A Sierra Leonean government body instructed to examine the future of the country’s ports has published its recommendations
The National Commission for Privatisation (NCP) has recommended that the Sierra Leone Ports Authority (SLPA) should be privatised, although it has yet to make clear whether it proposes the outright sale of the ports authority or the kind of port landlord model that has become common elsewhere in Africa.
Press reports in Sierra Leone suggest that the NCP is pushing for the planned port reforms to be completed quickly in order to improve the performance of the port of Freetown.
Sierra Leone and neighbouring Liberia appear to be following the same policies on port reform and reconstruction. Both were involved in bloody civil wars during the 1990s that destroyed their economies, but both now have democratic governments that have secured substantial donor support for infrastructural rehabilitation.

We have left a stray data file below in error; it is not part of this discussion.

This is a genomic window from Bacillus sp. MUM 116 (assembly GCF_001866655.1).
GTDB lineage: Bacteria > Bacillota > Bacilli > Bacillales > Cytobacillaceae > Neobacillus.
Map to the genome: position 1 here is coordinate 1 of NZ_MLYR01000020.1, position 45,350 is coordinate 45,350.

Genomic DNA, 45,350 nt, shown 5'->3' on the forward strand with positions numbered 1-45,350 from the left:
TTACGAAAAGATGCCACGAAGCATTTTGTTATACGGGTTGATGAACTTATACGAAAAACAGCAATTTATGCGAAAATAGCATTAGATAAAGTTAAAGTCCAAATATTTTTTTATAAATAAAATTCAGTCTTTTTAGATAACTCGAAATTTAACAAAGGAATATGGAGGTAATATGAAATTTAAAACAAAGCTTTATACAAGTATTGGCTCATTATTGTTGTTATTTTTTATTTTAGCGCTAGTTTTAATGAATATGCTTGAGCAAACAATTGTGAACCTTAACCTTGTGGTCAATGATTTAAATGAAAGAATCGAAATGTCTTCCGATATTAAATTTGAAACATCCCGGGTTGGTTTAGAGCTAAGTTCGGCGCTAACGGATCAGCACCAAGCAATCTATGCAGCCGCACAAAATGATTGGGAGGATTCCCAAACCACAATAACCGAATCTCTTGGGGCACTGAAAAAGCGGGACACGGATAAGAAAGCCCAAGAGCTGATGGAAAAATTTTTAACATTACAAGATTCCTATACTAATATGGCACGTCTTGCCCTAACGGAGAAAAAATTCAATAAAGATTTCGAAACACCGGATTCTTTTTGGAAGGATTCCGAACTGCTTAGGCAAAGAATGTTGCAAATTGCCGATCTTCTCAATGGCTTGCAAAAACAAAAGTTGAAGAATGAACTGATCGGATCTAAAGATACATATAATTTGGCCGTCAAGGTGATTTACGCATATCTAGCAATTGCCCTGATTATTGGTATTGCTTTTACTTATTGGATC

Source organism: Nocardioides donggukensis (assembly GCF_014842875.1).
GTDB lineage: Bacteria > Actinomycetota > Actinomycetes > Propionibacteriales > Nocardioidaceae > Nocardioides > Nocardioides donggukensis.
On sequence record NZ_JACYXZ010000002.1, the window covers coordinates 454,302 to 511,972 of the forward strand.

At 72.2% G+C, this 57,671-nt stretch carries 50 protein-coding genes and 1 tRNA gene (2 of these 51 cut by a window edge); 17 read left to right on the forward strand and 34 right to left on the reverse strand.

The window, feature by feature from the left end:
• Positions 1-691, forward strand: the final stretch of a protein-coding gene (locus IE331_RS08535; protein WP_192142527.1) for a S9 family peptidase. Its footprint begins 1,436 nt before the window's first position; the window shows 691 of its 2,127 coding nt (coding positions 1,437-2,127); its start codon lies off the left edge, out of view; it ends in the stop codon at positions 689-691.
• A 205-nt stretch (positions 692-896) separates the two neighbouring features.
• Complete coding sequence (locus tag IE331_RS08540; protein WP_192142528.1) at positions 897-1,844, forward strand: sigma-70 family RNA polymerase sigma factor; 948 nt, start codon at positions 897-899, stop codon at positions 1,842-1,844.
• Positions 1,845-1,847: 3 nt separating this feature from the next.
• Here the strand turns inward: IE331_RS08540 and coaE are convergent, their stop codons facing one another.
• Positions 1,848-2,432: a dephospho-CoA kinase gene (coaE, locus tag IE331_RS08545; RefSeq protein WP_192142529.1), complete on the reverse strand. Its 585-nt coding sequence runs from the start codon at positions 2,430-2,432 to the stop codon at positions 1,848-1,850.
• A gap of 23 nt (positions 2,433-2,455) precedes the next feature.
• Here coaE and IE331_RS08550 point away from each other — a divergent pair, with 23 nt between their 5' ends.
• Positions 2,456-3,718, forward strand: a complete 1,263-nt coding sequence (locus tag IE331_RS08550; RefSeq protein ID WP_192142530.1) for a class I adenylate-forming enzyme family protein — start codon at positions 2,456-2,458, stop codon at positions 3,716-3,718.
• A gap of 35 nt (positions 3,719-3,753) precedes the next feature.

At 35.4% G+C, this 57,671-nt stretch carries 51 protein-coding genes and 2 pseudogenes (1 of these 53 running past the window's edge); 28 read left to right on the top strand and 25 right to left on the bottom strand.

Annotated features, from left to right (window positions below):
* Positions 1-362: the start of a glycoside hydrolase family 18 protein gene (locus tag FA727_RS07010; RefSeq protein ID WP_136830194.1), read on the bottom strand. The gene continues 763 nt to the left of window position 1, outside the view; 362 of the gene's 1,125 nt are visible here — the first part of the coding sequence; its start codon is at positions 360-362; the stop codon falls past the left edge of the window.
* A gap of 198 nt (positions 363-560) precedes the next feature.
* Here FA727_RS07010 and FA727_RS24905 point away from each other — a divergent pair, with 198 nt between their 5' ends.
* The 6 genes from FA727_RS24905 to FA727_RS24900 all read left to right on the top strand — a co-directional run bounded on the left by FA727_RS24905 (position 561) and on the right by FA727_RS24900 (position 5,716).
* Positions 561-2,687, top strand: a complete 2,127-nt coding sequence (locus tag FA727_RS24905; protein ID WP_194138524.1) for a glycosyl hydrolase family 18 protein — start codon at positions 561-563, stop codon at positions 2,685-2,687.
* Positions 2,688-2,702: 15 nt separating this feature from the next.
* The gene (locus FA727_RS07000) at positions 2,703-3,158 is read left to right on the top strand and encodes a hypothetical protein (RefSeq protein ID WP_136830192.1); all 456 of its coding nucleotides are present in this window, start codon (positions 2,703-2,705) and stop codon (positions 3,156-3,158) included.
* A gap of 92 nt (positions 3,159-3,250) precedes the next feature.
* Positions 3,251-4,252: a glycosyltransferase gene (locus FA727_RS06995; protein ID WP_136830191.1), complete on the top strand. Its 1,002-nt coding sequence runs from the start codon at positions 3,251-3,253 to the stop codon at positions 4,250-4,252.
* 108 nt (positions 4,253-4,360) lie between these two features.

Most multilateral and bilateral financial support is dependent on allocating a greater role in the economy to the private sector, so it is no surprise that both governments favour private sector investment in port redevelopment.
However, potential investors may be deterred by the lack of trade. Freetown in Sierra Leone and Monrovia in Liberia are the least used international ports in West Africa, recording fewer port calls from major shipping lines than even the ports of Cotonou in Benin and Lomé in Togo.
However, iron ore investment in both countries is expected to kick start the modernisation of their transport infrastructure, which should benefit container traffic as well as the dry bulk sector. While the other Sierra Leonean ports of Nitti and Pepel focus solely on the export of bauxite, iron ore and rutile, Freetown handles container and dry bulk cargo at its six berths.